November 9, 2011

Virginia Delegation Closing Ranks to Support Commercial Crew (Source: Spaceports Blog)
Congressman Morgan Griffith (R-VA) joined a growing number within the Virginia Congressional delegation supporting commercial space launch from the Eastern Shore of Virginia. "The Mid-Atlantic Regional Spaceport" is a "sensible location to launch the Atlas-V," the Congressman communicated in a Nov. 2, 2011 letter to a constituent after noting that the Boeing CTS-100 commercial crew vehicle would fly atop the Atlas booster rocket.

Griffith, a freshman serving on the powerful Energy & Commerce Committee, joins Congressman Frank Wolf (R-VA) and Virginia US Senator Mark Warner (D-VA) in making recent remarks favorable to Virginia engaging in commercial crew flights in this decade. The Mid-Atlantic Regional Spaceport has the potential capability of being on par with, or perhaps better than, Cape Canaveral to launch commercial crew and cargo to the International Space Station using the Atlas-V 402. (11/8)

Musk Issues Statement on USAF New Entrant Criteria (Source: SpaceX)
SpaceX welcomes the release of the detailed criteria the U.S. Air Force will use to certify new companies to provide launches for the Evolved Expendable Launch Vehicle (EELV) program. “We very much appreciate the steps the Air Force is taking to ensure fair and open competition,” said Elon Musk, CEO of SpaceX. "This is a complex process and the Air Force is doing the right thing for both the American taxpayer and those whose lives are at risk in the field.” (11/9)

NASA Scores Apparent Engine Test Success (Source: Florida Today)
A 500-second test-firing of NASA's first new rocket engine for human space exploration since the 1970s was an apparent success today. Mounted in a test stand at Stennis Space Center in Mississippi, the J2-X engine ignited and ran for about eight minutes and 20 seconds.

A continuous whoosh of bright white exhaust -- the byproduct of igniting about 130,000 pounds of liquid hydrogen and liquid oxygen -- gushed out of the test stand. A team of test engineers, many wearing loud-and-proud Hawaiian shirts, were glued to computer consoles in a nearby control center. (11/9)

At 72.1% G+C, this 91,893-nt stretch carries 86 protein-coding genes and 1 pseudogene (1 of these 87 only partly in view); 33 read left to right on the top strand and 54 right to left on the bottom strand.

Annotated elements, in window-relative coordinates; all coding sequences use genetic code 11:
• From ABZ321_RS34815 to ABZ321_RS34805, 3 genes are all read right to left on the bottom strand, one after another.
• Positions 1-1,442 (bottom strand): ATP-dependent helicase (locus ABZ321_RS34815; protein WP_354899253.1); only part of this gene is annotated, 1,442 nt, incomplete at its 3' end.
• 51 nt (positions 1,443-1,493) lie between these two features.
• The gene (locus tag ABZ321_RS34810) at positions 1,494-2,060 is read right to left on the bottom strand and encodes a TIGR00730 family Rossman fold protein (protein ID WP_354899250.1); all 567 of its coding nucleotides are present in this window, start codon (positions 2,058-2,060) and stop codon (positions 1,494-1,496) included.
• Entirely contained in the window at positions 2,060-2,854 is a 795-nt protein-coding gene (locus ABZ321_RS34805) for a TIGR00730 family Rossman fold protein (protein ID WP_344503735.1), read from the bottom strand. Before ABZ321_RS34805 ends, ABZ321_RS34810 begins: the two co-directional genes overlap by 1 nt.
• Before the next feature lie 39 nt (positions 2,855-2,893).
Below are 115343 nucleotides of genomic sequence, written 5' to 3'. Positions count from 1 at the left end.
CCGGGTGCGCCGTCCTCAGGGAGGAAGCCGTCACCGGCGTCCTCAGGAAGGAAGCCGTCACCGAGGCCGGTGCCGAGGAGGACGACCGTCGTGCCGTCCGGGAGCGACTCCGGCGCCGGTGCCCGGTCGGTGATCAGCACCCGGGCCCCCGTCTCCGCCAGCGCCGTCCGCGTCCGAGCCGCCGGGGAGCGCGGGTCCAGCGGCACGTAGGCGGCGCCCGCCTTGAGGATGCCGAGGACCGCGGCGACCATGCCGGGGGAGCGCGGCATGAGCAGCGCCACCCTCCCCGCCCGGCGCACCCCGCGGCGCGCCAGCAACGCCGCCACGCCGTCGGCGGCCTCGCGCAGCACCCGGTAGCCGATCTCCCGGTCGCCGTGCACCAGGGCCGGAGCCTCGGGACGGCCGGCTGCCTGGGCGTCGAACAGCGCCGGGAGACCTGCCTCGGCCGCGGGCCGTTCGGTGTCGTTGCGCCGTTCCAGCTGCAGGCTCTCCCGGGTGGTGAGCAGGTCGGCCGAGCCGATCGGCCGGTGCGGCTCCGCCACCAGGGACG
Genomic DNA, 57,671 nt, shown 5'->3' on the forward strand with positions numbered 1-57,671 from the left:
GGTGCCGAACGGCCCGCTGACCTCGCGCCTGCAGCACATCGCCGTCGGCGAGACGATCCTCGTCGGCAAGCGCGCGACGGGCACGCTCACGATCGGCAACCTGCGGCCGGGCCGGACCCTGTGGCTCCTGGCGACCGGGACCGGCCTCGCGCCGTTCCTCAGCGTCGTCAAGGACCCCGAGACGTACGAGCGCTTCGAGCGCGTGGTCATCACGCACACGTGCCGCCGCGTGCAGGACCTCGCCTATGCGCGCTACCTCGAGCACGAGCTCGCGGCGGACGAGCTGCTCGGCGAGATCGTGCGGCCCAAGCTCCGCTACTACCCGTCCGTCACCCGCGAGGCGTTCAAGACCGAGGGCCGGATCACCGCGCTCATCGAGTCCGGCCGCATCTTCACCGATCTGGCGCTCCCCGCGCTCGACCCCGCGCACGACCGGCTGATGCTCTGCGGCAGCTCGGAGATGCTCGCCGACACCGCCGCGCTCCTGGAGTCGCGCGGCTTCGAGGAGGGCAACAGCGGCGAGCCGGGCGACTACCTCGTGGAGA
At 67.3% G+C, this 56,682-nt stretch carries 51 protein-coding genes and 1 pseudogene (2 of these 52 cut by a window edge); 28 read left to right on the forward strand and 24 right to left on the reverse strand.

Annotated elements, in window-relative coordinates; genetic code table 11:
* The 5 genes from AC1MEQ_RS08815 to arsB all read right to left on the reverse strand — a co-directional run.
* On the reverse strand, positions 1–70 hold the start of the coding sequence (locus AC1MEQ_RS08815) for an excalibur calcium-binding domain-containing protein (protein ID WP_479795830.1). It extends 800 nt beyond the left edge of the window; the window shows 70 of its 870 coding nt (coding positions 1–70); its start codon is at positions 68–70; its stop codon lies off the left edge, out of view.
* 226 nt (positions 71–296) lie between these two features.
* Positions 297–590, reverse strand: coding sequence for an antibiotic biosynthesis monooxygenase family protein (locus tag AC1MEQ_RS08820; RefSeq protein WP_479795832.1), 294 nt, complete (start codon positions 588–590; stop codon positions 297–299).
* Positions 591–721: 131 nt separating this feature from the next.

Is It Just Me, or Has It Been Raining Satellites Lately? (Source: Scientific American)
Two well-publicized satellite falls a month apart got me wondering: Is this the new normal? After all, there is plenty of junk in orbit, and it can’t stay up there forever. And NASA, along with many other space agencies, now requires that satellites tumble back to Earth sooner rather than later once their useful lifetimes have ended, so as to limit the possibility of collisions in orbit.

So how often are we going to be hearing about inbound satellites—and worrying about the ever-so-slim chance that they might kill us? A call to NASA’s top orbital debris scientist clarified the issue, and reassured me that we are not now witnessing the leading edge of a debris storm. Click here. (11/9)

GPS Group Urges FCC to Ban LightSquared's Use of ‘Upper' Spectrum (Source: BNA)
A lobbying group representing global positioning systems users and vendors urged the Federal Communications Commission Nov. 8 to permanently bar LightSquared Inc. from deploying a mobile broadband network using a 10 megahertz block of spectrum that is the closest to GPS operations.

Recent test results have confirmed that use of the company's upper 10 MHz block of frequencies interfered with GPS receivers used by the Coast Guard, NASA, and the FAA, and caused GPS receivers used by first responders such as state police, fire, and ambulance crews to lose reception. LightSquared has agreed to move operations to a lower 10 MHz of spectrum to alleviate interference problems with most GPS devices, at a cost to the company of $100 million, but is holding out hope that it could use the upper block at some point in the future. (11/9)

Editorial: America's Quest for Mars Involves Huntsville in a Big Way (Source: Huntsville Times)
There are some who still believe the moon landing was a hoax. So to many, the idea of landing on Mars or an asteroid might seem even more far-fetched. It's going to happen one day. The only question is when. Today's planned test of a powerful J-2X rocket engine at the Stennis Space Center in south Mississippi marks a major step in that process.